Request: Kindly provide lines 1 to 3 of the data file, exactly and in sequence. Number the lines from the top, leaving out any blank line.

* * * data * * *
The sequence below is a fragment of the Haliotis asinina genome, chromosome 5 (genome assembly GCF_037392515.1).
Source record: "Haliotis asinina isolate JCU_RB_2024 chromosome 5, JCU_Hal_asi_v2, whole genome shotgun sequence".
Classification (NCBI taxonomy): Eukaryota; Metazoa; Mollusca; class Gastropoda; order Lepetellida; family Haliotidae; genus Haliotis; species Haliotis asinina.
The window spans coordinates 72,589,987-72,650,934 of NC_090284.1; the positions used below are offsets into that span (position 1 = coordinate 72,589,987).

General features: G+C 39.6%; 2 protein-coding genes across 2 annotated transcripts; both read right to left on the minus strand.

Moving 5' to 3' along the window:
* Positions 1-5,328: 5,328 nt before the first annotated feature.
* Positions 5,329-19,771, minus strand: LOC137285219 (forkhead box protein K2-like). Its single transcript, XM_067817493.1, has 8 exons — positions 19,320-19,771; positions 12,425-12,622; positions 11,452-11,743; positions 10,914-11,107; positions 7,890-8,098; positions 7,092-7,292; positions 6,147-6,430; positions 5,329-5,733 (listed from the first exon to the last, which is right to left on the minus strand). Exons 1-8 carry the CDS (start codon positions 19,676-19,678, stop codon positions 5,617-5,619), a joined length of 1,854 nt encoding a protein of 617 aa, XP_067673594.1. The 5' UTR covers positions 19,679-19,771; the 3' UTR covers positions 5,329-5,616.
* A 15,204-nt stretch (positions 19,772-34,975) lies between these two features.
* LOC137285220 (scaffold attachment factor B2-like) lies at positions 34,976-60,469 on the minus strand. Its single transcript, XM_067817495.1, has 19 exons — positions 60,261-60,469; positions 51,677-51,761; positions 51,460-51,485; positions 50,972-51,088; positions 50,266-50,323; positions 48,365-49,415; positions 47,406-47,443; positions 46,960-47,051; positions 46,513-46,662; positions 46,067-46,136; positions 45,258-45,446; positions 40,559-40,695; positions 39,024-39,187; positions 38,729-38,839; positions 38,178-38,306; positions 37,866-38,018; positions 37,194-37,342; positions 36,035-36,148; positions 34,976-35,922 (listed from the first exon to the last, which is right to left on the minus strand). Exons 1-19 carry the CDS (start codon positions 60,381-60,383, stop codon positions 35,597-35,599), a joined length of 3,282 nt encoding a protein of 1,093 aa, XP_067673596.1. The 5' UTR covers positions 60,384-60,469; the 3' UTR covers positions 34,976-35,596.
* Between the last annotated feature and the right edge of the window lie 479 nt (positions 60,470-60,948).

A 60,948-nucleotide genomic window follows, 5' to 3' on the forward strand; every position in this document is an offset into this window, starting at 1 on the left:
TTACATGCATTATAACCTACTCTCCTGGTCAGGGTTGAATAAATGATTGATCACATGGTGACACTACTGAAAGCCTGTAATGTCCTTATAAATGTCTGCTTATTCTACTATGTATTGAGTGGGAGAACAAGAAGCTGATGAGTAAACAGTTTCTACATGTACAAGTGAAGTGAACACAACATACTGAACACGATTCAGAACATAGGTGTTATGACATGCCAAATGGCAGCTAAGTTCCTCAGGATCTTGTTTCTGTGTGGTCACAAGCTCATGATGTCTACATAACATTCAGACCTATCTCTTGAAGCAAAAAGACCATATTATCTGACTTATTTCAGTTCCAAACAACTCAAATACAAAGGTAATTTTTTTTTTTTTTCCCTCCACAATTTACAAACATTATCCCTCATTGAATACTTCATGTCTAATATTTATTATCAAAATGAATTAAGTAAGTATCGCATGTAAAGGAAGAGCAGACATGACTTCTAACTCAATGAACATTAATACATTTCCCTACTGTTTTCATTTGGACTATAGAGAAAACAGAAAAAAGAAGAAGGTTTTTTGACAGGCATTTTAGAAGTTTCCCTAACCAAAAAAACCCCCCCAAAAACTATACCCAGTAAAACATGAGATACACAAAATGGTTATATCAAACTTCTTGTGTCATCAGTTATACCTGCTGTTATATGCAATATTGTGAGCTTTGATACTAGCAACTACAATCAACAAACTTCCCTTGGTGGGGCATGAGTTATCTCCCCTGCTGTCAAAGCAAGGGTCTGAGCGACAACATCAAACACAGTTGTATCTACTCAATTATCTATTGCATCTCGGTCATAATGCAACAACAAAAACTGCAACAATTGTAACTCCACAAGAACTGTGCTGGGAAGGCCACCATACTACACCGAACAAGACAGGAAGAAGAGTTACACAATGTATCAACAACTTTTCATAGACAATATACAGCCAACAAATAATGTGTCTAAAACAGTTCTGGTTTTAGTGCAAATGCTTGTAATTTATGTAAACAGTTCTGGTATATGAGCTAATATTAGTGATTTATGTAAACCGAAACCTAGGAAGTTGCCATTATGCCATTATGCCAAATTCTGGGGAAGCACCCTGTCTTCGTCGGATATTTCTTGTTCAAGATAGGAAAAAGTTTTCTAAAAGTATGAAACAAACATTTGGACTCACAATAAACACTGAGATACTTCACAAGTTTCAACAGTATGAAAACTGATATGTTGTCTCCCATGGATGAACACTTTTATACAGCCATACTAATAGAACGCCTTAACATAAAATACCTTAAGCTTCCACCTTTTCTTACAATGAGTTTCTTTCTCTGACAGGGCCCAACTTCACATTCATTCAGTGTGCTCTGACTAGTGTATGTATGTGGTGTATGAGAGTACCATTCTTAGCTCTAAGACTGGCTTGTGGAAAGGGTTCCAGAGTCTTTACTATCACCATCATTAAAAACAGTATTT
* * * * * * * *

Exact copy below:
The sequence below is a fragment of the Haliotis asinina genome, chromosome 5 (genome assembly GCF_037392515.1).
Source record: "Haliotis asinina isolate JCU_RB_2024 chromosome 5, JCU_Hal_asi_v2, whole genome shotgun sequence".
Classification (NCBI taxonomy): Eukaryota; Metazoa; Mollusca; class Gastropoda; order Lepetellida; family Haliotidae; genus Haliotis; species Haliotis asinina.